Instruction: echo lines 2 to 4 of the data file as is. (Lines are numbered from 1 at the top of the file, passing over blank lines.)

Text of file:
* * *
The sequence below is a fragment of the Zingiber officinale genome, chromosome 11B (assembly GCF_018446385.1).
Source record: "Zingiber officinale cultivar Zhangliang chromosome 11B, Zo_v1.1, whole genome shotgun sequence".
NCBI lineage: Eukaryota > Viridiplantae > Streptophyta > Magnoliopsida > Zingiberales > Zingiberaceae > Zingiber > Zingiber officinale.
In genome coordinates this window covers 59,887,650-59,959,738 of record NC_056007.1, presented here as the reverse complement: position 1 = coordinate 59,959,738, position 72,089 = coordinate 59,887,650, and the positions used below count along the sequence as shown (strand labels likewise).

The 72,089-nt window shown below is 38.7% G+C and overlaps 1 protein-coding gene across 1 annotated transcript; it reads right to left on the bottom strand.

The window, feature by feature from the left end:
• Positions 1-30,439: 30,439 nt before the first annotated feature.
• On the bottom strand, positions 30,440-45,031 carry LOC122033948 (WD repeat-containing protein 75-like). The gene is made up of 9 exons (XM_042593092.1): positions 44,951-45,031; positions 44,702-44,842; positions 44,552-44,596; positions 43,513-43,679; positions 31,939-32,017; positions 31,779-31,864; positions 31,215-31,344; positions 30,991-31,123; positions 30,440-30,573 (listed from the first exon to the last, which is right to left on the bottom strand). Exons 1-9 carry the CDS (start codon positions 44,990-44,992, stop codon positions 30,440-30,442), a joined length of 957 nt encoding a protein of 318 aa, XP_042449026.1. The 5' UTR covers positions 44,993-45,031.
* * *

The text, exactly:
Source record: "Zingiber officinale cultivar Zhangliang chromosome 11B, Zo_v1.1, whole genome shotgun sequence".
NCBI lineage: Eukaryota > Viridiplantae > Streptophyta > Magnoliopsida > Zingiberales > Zingiberaceae > Zingiber > Zingiber officinale.
In genome coordinates this window covers 59,887,650-59,959,738 of record NC_056007.1, presented here as the reverse complement: position 1 = coordinate 59,959,738, position 72,089 = coordinate 59,887,650, and the positions used below count along the sequence as shown (strand labels likewise).